First, there are early retirement reductions. For example, if you file at the earliest claiming age of 62, your benefits will be reduced by up to 25 percent. Early claiming reductions are even greater for spousal benefits: up to 30 percent if a spouse files at 62 versus 66.

The agency also has rules affecting the maximum benefits that qualifying family members may receive based on a person’s earnings record. So if a worker files early, the whole family stands to lose benefits.

The effects of early claiming don’t end there. If a person files for spousal benefits before reaching their FRA, Social Security deems them to be filing at the same time for their own retirement benefits. They will receive the greater of the two amounts, but will not be able to file a restricted application for just the spousal benefit.

Further, they will not be able to suspend their own retirement benefit and take advantage of Social Security’s delayed retirement credits, which add 8% a year to someone’s benefits, adjusted for inflation, between the ages of 66 and 70.

When someone has reached their FRA, however, such deeming no longer applies. The claimant can file for just the retirement or spousal benefit, receiving its full value while letting the second benefit rise in value until they switch to it at a later date.

These are complicated rules. Even if you understand them, Social Security representatives may not, or there may be communications and misunderstandings.

That’s what happened to Steve Hirsh, from Ridgeland, Miss. After reaching his FRA, Hirsh filed for his retirement benefit. His wife, who is younger, has not reached her FRA and has not yet filed for any benefit. The couple’s plan, Steve wrote, is for his wife to claim a spousal benefit at age 66, which would equal half of Steve’s benefit at his FRA.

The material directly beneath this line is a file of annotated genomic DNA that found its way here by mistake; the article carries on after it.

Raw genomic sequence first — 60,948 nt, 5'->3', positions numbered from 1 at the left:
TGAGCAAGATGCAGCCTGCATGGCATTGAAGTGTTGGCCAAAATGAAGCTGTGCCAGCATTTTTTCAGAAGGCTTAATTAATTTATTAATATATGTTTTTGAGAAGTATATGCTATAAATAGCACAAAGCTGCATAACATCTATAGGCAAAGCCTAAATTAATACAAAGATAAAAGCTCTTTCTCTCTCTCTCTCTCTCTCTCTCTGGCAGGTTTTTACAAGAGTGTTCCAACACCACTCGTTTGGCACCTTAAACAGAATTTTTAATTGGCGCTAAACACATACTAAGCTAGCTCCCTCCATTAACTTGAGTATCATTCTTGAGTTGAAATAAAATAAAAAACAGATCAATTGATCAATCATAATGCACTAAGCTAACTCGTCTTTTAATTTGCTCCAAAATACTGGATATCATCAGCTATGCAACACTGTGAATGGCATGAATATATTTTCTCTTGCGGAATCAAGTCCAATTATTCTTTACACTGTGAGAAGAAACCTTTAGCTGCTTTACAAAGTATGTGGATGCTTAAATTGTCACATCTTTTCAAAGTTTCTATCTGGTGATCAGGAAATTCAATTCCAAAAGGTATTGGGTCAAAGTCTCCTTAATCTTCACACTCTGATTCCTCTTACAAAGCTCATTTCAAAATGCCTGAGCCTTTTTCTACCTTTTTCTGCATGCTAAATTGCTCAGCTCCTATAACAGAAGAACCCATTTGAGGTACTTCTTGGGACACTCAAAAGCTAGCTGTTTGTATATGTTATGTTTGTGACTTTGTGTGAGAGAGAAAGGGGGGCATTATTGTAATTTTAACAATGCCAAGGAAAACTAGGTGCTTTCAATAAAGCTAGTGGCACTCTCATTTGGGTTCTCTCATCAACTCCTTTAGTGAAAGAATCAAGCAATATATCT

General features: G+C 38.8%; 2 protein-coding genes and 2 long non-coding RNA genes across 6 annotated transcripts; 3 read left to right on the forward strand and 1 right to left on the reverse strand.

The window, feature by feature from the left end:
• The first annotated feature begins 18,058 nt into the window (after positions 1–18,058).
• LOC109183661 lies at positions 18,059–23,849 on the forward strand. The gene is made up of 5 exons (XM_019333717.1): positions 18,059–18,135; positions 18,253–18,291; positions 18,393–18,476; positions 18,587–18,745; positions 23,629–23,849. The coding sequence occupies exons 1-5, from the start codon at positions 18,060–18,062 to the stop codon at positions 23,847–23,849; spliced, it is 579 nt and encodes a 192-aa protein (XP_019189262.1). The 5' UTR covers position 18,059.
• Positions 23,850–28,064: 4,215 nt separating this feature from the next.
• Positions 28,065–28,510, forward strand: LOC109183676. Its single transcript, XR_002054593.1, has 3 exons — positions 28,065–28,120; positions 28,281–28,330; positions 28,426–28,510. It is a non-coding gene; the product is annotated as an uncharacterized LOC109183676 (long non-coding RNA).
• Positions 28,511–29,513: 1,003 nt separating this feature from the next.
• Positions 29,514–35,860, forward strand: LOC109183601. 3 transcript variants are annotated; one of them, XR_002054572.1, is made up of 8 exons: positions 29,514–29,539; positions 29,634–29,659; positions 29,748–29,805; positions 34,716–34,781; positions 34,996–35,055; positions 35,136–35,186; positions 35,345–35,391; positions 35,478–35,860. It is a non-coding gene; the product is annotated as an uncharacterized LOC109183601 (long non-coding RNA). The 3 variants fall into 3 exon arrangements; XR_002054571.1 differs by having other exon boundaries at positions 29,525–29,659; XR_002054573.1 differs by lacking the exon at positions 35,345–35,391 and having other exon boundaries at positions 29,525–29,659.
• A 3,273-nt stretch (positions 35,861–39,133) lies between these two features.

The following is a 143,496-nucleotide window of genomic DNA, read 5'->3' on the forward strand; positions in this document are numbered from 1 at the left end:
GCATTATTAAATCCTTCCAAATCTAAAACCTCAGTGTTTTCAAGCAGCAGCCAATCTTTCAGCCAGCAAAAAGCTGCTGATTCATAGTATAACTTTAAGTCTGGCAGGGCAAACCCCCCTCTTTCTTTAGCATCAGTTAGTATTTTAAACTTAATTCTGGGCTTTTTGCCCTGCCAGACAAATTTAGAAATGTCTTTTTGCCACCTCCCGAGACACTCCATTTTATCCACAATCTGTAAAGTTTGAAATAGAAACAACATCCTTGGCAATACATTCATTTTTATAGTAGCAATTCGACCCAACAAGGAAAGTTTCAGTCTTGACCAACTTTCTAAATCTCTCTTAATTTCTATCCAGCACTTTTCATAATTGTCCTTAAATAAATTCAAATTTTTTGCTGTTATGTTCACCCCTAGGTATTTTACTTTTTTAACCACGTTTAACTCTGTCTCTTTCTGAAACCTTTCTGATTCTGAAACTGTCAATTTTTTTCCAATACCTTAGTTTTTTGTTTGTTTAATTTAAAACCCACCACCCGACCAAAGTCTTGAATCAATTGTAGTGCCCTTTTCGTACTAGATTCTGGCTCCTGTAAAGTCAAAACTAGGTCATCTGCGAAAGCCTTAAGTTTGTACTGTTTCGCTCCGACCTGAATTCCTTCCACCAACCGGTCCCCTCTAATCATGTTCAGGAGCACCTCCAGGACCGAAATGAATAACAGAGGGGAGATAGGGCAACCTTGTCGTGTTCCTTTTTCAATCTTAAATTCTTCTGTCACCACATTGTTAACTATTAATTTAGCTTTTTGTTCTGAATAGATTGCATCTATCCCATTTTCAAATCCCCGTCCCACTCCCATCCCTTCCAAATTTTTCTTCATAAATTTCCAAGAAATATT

At the same time, she would suspend her own retirement benefit for four years. Then, when she turned 70, she would stop receiving spousal benefits and begin taking her own retirement benefits, which would have risen during four years of delayed retirement credits and reached their maximum amount.

Steve’s plan is sound, but he said that Social Security didn’t see it that way. “I have been told repeatedly by various Social Security reps that she cannot file for the spousal option because her [earnings] base is more than half of mine,” he wrote to me via email. In other words, her retirement benefit from her own work record would be larger than her spousal benefit from Steve’s work history. “Is the Social Security office correct that we can’t do this because of the relative values of our full base amounts?”

Steve got bad advice from Social Security. Repeatedly. The relative values of a couple’s Social Security earnings can come into play if either spouse files for benefits before reaching FRA and is deemed to be filing for multiple benefits. But deeming ends at FRA, and the relative values of a couple’s covered earnings does not restrict their ability to collect a benefit.

I asked Steve to take another crack at Social Security, and he did. This time, the agency got it right. He sent me the agency’s response, which said in part, “Please note that deemed filing is not applicable for a claimant who is full retirement age (FRA). If an individual is FRA, he or she can file for a spousal benefit and delay filing for his or her own retirement benefit until a later time.”

Steve was delighted. “This will make a significant difference in our overall retirement strategy,” he said.

Beyond congratulating him for being persistent, we should read this as a cautionary tale. Even the official source of Social Security information can make mistakes, and what you don’t know can hurt you. So, do your homework and understand Social Security benefits. If Steve and his wife had taken the agency’s earlier responses at face value, they would have lost a lot of retirement income.

Philip Moeller is an expert on retirement, aging, and health. He is an award-winning business journalist and a research fellow at the Sloan Center on Aging & Work at Boston College. Reach him at moeller.philip@gmail.com or @PhilMoeller on Twitter.